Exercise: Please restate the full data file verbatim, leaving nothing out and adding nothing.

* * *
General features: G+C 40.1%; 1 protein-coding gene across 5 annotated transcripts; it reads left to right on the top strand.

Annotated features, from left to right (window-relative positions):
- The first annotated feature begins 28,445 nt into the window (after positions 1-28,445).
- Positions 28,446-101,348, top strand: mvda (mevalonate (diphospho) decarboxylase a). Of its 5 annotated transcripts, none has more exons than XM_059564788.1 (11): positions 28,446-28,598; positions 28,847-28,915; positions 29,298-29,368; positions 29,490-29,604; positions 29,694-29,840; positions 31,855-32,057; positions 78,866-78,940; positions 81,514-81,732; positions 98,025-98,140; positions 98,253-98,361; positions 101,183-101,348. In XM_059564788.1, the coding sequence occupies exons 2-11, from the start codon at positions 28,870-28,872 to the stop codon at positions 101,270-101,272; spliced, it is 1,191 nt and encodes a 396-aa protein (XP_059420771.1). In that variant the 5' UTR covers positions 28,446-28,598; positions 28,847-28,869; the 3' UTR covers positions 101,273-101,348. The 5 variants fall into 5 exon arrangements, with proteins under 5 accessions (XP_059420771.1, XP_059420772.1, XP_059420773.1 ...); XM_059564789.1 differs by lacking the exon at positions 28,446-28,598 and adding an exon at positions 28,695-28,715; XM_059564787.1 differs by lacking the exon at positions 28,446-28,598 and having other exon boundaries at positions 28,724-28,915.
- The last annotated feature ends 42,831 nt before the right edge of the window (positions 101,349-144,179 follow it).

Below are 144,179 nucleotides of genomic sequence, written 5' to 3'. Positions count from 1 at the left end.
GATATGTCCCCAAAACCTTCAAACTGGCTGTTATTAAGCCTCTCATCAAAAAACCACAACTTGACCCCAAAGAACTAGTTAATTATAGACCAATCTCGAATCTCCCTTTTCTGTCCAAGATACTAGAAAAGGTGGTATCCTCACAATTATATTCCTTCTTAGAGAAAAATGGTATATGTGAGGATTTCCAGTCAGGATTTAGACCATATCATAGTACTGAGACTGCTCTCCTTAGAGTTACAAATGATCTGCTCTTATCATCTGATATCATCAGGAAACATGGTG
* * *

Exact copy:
General features: G+C 40.1%; 1 protein-coding gene across 5 annotated transcripts; it reads left to right on the top strand.

Annotated features, from left to right (window-relative positions):
- The first annotated feature begins 28,445 nt into the window (after positions 1-28,445).
- Positions 28,446-101,348, top strand: mvda (mevalonate (diphospho) decarboxylase a). Of its 5 annotated transcripts, none has more exons than XM_059564788.1 (11): positions 28,446-28,598; positions 28,847-28,915; positions 29,298-29,368; positions 29,490-29,604; positions 29,694-29,840; positions 31,855-32,057; positions 78,866-78,940; positions 81,514-81,732; positions 98,025-98,140; positions 98,253-98,361; positions 101,183-101,348. In XM_059564788.1, the coding sequence occupies exons 2-11, from the start codon at positions 28,870-28,872 to the stop codon at positions 101,270-101,272; spliced, it is 1,191 nt and encodes a 396-aa protein (XP_059420771.1). In that variant the 5' UTR covers positions 28,446-28,598; positions 28,847-28,869; the 3' UTR covers positions 101,273-101,348. The 5 variants fall into 5 exon arrangements, with proteins under 5 accessions (XP_059420771.1, XP_059420772.1, XP_059420773.1 ...); XM_059564789.1 differs by lacking the exon at positions 28,446-28,598 and adding an exon at positions 28,695-28,715; XM_059564787.1 differs by lacking the exon at positions 28,446-28,598 and having other exon boundaries at positions 28,724-28,915.
- The last annotated feature ends 42,831 nt before the right edge of the window (positions 101,349-144,179 follow it).

Below are 144,179 nucleotides of genomic sequence, written 5' to 3'. Positions count from 1 at the left end.
GATATGTCCCCAAAACCTTCAAACTGGCTGTTATTAAGCCTCTCATCAAAAAACCACAACTTGACCCCAAAGAACTAGTTAATTATAGACCAATCTCGAATCTCCCTTTTCTGTCCAAGATACTAGAAAAGGTGGTATCCTCACAATTATATTCCTTCTTAGAGAAAAATGGTATATGTGAGGATTTCCAGTCAGGATTTAGACCATATCATAGTACTGAGACTGCTCTCCTTAGAGTTACAAATGATCTGCTCTTATCATCTGATATCATCAGGAAACATGGTG